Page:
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Ancient Middle Eastern and Asian Naval History
Though the chronology of this museum begins primarily in the European Age of Exploration, sailors of the Middle East and Asia took to the seas centuries before their European counterparts. Ancient Egyptians developed simple sail designs and the Egyptian explorer Hannu is said to be the earliest explorer recorded after his voyages along the Red Sea to what is now Ethiopia and Somalia as early as 2750 BC. Phoenician traders reached the height of their influence on the Mediterranean around 1200 BC and the historian Herodotus records a Phoenician expedition that sailed from the Red Sea around the southern tip of Africa to the mouth of the Nile River in roughly 600 BC. The Phoenicians relied on galleys, or man-powered vessels, which they improved by adding a second row of oarsmen to create a bireme. The Greeks took this one step further to create the trireme galley, which became the most commonly used oar-driven warship in the ancient Mediterranean. Sailors of this time and region developed lighthouses and simple maps and charts of major ports and coastal landmarks to assist with both merchant and military expeditions. The maritime environment played a significant role in the development of this region as nations engaged in large pitched battles at sea, launched amphibious assaults on enemy shores, and developed extensive trade routes across the seas.
As mariners expanded their areas of exploration, new technologies and cultures were introduced throughout Africa, the Middle East, India, and Asia. During and soon after the 2nd century BC, Arabic traders developed the lateen or triangular sail and the kamal, a navigation tool that allowed them to determine their latitude based on the height of celestial objects over the horizon. Sailors of this region also later developed the dhow, a simple dugout shell with teak planks sewn to the sides to form a hull. As these ships developed, they became larger and incorporated different and more complex designs for added strength, durability, and maneuverability though even the largest only required a crew of thirty. Dhows were characterized by their lateen sails and sewn hull, but many also featured long prominent bows, raised cabins, and elaborate carvings. By at least the fourteenth century, these ships were in use throughout the Mediterranean Sea, Indian Ocean, and even the China Sea.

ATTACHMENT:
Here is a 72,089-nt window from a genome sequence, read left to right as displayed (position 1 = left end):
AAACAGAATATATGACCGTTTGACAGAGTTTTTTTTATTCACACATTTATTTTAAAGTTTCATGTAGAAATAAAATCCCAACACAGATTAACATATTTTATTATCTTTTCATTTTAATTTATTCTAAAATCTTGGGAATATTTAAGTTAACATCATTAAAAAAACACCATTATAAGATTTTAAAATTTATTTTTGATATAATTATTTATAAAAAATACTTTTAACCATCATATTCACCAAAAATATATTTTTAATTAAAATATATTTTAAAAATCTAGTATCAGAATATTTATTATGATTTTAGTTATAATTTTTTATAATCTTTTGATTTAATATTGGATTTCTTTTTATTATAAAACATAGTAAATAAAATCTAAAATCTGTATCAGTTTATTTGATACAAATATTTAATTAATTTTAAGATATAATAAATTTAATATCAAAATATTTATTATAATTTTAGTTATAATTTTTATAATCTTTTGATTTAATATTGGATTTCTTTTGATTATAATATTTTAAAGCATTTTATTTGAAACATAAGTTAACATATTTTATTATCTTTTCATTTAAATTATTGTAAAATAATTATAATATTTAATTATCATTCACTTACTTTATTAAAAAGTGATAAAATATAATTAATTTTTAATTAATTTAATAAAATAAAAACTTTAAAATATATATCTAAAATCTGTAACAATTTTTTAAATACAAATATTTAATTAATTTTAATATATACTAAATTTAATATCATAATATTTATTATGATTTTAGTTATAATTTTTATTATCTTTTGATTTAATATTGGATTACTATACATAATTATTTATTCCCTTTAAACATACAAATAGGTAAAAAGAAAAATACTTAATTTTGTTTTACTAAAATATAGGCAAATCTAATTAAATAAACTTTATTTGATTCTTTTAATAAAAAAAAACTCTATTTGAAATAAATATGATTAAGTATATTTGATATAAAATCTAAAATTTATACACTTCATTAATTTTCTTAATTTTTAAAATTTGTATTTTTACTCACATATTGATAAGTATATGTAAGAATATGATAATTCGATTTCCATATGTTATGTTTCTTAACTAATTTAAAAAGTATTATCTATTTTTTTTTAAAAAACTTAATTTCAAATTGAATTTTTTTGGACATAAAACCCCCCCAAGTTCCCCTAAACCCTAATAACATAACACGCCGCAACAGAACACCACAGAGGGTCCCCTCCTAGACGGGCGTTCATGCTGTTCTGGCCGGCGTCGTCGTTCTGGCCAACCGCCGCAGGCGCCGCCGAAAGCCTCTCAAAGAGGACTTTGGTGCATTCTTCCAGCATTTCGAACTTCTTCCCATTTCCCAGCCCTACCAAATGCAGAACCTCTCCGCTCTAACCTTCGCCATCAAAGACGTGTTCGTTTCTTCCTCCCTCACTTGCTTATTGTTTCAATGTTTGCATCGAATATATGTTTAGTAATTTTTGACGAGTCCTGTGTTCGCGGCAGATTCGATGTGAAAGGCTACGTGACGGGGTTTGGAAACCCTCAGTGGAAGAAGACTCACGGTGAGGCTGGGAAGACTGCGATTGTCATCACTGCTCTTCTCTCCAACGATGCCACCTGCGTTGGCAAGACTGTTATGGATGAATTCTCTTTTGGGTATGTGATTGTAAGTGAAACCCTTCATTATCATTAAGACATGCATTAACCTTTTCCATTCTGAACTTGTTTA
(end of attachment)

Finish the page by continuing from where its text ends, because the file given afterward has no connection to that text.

During the last millennium BC, Chinese Emperors had taken to the water and quickly brought China to the forefront in naval and navigation technology. The earliest vessels were large river and lake-based ships that navigated the extensive waterways of China, but during the Han Dynasty (220BC – 200AD), the junk was developed and used as an ocean-going vessel. The junk’s flexible sails designed with horizontal supports to provide strength allowed sailors to have a great deal of maneuverability and its design introduced the earliest forms of internal compartments to limit flooding and strengthen the ship. Ultimately China was responsible for the introduction of the compass, anchors, and rudders as well. The Chinese continued to use variations of the junk for centuries, and according to records, these ships reached sizes that weren’t approached in the West until much later. Ships of the fourteenth century were said to carry one thousand men and the ships of the Zheng He Expeditions to the Indian Ocean in 1405 were said to be nine-masted junks that were 420 feet long and 180 feet wide. Though this may be an exaggeration, there is no doubt they were large for their time and could weigh as much as 2,000 tons.